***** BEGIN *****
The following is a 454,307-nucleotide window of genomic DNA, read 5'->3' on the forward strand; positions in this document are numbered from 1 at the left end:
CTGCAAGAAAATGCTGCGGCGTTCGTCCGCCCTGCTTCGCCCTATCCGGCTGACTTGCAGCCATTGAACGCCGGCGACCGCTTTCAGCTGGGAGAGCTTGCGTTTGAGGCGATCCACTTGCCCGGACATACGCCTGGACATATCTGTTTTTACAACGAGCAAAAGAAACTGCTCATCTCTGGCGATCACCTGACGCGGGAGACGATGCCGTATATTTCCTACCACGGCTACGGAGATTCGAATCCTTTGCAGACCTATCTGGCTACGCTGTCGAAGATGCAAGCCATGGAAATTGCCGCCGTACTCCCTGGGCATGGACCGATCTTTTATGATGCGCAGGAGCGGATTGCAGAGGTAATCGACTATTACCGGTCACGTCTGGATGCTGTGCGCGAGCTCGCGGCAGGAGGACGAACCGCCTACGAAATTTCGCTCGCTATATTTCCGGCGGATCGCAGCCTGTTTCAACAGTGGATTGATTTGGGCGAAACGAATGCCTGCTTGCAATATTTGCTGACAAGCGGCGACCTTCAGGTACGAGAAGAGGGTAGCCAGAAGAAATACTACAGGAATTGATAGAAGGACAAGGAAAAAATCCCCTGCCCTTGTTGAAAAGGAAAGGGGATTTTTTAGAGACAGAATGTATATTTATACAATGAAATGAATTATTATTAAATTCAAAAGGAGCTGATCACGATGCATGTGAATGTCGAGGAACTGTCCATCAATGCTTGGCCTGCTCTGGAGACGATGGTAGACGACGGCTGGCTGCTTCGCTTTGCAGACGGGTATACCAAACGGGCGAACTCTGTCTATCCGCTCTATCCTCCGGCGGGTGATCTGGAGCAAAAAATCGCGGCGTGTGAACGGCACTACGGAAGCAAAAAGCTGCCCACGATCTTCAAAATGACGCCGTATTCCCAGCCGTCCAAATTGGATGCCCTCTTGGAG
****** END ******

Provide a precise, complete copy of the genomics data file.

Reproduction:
The following is a 454,307-nucleotide window of genomic DNA, read 5'->3' on the forward strand; positions in this document are numbered from 1 at the left end:
CTGCAAGAAAATGCTGCGGCGTTCGTCCGCCCTGCTTCGCCCTATCCGGCTGACTTGCAGCCATTGAACGCCGGCGACCGCTTTCAGCTGGGAGAGCTTGCGTTTGAGGCGATCCACTTGCCCGGACATACGCCTGGACATATCTGTTTTTACAACGAGCAAAAGAAACTGCTCATCTCTGGCGATCACCTGACGCGGGAGACGATGCCGTATATTTCCTACCACGGCTACGGAGATTCGAATCCTTTGCAGACCTATCTGGCTACGCTGTCGAAGATGCAAGCCATGGAAATTGCCGCCGTACTCCCTGGGCATGGACCGATCTTTTATGATGCGCAGGAGCGGATTGCAGAGGTAATCGACTATTACCGGTCACGTCTGGATGCTGTGCGCGAGCTCGCGGCAGGAGGACGAACCGCCTACGAAATTTCGCTCGCTATATTTCCGGCGGATCGCAGCCTGTTTCAACAGTGGATTGATTTGGGCGAAACGAATGCCTGCTTGCAATATTTGCTGACAAGCGGCGACCTTCAGGTACGAGAAGAGGGTAGCCAGAAGAAATACTACAGGAATTGATAGAAGGACAAGGAAAAAATCCCCTGCCCTTGTTGAAAAGGAAAGGGGATTTTTTAGAGACAGAATGTATATTTATACAATGAAATGAATTATTATTAAATTCAAAAGGAGCTGATCACGATGCATGTGAATGTCGAGGAACTGTCCATCAATGCTTGGCCTGCTCTGGAGACGATGGTAGACGACGGCTGGCTGCTTCGCTTTGCAGACGGGTATACCAAACGGGCGAACTCTGTCTATCCGCTCTATCCTCCGGCGGGTGATCTGGAGCAAAAAATCGCGGCGTGTGAACGGCACTACGGAAGCAAAAAGCTGCCCACGATCTTCAAAATGACGCCGTATTCCCAGCCGTCCAAATTGGATGCCCTCTTGGAG